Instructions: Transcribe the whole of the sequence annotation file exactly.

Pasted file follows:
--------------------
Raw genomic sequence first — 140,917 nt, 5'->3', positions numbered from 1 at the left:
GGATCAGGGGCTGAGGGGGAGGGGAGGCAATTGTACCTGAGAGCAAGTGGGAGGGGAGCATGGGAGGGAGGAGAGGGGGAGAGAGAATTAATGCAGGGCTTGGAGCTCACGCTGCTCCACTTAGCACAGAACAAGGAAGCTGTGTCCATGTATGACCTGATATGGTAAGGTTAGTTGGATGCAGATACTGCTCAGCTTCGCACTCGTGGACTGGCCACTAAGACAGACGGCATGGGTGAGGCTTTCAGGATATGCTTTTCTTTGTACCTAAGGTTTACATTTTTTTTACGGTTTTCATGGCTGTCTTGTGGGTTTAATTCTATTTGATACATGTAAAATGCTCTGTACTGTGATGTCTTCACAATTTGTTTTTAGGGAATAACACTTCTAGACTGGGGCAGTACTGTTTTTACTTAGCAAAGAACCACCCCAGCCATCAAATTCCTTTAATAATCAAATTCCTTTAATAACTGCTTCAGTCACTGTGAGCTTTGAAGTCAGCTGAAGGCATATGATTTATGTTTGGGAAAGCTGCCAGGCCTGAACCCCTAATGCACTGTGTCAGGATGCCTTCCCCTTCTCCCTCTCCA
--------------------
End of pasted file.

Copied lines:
Raw genomic sequence first — 140,917 nt, 5'->3', positions numbered from 1 at the left:
GGATCAGGGGCTGAGGGGGAGGGGAGGCAATTGTACCTGAGAGCAAGTGGGAGGGGAGCATGGGAGGGAGGAGAGGGGGAGAGAGAATTAATGCAGGGCTTGGAGCTCACGCTGCTCCACTTAGCACAGAACAAGGAAGCTGTGTCCATGTATGACCTGATATGGTAAGGTTAGTTGGATGCAGATACTGCTCAGCTTCGCACTCGTGGACTGGCCACTAAGACAGACGGCATGGGTGAGGCTTTCAGGATATGCTTTTCTTTGTACCTAAGGTTTACATTTTTTTTACGGTTTTCATGGCTGTCTTGTGGGTTTAATTCTATTTGATACATGTAAAATGCTCTGTACTGTGATGTCTTCACAATTTGTTTTTAGGGAATAACACTTCTAGACTGGGGCAGTACTGTTTTTACTTAGCAAAGAACCACCCCAGCCATCAAATTCCTTTAATAATCAAATTCCTTTAATAACTGCTTCAGTCACTGTGAGCTTTGAAGTCAGCTGAAGGCATATGATTTATGTTTGGGAAAGCTGCCAGGCCTGAACCCCTAATGCACTGTGTCAGGATGCCTTCCCCTTCTCCCTCTCCA